As we have said, the Claims Court granted that motion on the ground that the United States had no fiduciary obligation toward these plaintiff Indians with respect to the leases involved.


The issues are whether

(1) the United States, through the Secretary of the Interior, owes fiduciary obligations to appellant-Indians with respect to the making and administration of the leases and the collection and payment of royalties on the Indians' mineral lands leased for oil and gas purposes;

(2) if so, whether the complaint delineates a proper case for breach of that fiduciary obligation?


First, we reject the Claims Court's broad denial of any general fiduciary relationship between appellant Indians and the Department of the Interior.

A. On that question, we start with the so-called Indian Long-Term Leasing Act, 25 U.S.C. § 396, first enacted in 1909, which declares in pertinent part:

All lands allotted to Indians in severalty, except allotments made to members of the Five Civilized Tribes and Osage Indians in Oklahoma, may by said allottee be leased for mining purposes for any term of years as may be deemed advisable by the Secretary of the Interior; and the Secretary of the Interior is authorized to perform any and all acts and make such rules and regulations as may be necessary for the purpose of carrying the provisions of this section into full force and effect.... The Secretary of the Interior shall have the right to reject all bids whenever in his judgment the interests of the Indians will be served by so doing, and to readvertise such lease for sale.

This statute places the Secretary of the Interior at the center of the leasing of Indian mineral lands. He determines whether to consent to a lease and the terms of the lease; he performs "any and all acts" necessary to carry out the statute "into full force and effect"; and he makes such rules and regulations as may be necessary to carry out the legislation.2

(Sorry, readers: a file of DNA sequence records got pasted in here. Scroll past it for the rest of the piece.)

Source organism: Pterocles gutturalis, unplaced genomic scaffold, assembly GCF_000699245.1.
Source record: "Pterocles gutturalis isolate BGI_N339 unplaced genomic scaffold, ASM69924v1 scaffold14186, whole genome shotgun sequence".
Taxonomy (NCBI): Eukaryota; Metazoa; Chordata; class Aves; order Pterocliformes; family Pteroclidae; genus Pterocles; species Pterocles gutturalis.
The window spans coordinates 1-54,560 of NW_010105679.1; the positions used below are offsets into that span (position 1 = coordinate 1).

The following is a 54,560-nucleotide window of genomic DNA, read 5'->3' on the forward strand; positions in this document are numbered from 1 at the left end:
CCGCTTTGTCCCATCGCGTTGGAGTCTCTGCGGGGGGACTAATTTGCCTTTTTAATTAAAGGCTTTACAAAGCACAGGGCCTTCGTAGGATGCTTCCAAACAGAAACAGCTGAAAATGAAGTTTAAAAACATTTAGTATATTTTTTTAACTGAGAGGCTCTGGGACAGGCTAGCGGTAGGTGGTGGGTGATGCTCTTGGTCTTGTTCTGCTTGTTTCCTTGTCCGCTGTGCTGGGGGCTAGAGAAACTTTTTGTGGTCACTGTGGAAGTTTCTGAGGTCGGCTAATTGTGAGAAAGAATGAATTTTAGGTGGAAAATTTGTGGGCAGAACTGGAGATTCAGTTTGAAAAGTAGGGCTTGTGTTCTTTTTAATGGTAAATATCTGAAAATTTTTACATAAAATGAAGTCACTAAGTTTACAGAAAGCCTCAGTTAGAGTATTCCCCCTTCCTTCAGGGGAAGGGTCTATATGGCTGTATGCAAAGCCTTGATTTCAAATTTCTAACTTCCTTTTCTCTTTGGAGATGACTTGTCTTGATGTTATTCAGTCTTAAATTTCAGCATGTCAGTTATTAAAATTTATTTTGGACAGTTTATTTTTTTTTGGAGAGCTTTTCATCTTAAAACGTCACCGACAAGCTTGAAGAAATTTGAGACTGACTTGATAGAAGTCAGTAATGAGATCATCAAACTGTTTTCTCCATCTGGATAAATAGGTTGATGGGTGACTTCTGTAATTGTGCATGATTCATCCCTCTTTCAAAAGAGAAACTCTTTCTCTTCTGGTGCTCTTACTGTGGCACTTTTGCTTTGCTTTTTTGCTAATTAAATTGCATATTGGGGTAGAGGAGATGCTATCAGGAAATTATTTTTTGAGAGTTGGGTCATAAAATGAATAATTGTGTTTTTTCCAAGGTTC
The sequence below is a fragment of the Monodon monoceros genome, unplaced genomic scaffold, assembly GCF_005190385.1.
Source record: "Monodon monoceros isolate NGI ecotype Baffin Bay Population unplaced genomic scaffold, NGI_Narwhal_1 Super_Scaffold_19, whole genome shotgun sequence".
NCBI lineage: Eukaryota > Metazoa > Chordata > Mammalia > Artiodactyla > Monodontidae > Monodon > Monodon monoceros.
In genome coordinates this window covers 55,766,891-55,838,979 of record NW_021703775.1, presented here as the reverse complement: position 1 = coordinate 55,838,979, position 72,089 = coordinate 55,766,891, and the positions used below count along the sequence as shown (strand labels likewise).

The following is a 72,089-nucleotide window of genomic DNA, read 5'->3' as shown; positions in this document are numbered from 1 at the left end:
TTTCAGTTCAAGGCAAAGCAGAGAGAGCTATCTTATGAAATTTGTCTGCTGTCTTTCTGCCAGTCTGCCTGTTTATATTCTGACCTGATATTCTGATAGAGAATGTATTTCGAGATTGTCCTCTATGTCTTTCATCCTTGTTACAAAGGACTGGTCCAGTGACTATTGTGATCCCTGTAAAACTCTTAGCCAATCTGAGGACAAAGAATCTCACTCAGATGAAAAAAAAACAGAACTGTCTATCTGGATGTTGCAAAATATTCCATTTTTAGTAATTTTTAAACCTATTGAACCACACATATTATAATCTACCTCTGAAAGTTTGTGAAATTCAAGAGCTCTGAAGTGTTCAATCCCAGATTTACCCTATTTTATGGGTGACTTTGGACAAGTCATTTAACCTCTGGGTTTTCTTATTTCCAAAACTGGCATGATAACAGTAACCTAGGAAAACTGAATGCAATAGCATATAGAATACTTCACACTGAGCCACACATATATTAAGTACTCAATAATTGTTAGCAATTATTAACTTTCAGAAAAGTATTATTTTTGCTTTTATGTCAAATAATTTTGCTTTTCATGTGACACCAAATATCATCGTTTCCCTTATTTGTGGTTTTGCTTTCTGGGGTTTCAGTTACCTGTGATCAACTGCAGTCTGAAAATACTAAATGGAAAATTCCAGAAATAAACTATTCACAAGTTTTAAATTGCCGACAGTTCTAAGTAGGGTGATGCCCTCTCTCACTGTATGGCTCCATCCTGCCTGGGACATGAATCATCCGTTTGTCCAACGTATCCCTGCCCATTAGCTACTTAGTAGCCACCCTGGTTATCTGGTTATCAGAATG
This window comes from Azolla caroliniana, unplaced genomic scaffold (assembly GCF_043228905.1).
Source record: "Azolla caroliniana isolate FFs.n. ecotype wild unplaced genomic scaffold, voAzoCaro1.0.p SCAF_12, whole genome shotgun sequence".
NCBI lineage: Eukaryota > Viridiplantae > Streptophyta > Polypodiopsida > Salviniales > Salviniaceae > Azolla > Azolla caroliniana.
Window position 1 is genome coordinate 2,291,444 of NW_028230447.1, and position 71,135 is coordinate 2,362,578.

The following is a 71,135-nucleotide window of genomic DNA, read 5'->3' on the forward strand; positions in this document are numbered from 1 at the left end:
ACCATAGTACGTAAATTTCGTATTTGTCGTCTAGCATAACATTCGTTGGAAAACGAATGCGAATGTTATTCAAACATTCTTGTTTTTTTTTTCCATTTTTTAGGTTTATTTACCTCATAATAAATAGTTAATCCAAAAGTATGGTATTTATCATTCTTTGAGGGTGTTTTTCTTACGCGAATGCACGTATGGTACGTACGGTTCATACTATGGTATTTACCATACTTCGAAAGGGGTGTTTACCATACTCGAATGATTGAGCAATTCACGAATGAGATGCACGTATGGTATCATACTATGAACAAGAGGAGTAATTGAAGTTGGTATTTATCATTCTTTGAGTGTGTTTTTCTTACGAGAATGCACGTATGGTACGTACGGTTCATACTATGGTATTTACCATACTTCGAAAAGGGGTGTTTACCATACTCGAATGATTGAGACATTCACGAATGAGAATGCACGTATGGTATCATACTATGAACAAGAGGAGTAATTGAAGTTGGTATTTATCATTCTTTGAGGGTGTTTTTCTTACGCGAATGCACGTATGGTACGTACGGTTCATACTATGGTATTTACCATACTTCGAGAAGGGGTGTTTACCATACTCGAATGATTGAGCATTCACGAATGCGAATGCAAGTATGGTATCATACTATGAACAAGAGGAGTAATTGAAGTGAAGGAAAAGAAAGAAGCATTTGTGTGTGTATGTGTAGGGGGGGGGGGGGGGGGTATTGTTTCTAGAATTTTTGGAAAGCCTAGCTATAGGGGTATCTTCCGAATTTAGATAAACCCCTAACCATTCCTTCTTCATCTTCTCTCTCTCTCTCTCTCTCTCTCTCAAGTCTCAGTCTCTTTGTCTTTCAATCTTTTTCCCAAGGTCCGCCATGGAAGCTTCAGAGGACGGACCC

In 1982, the Federal Oil and Gas Royalty Management Act, 30 U.S.C. §§ 1701-57, was enacted. This statute covered both tribal and allotted Indian lands (as well as other government land). Among the expressed statutory purposes were (Sec. 1701(b) (4)) "to fulfill the trust responsibility of the United States for the administration of Indian oil and gas resources;" and (Sec. 1701(b) (5)) "to effectively utilize the capabilities of the States and Indian tribes in developing and maintaining an efficient and effective Federal royalty management system." The Congressional findings, embodied in the Act, declare (Sec. 1701(a) (4)) that "the Secretary should aggressively carry out his trust responsibility in the administration of Indian oil and gas."3  There were, for example, specific provisions on royalty payments to Indians. Secs. 1714, 1715.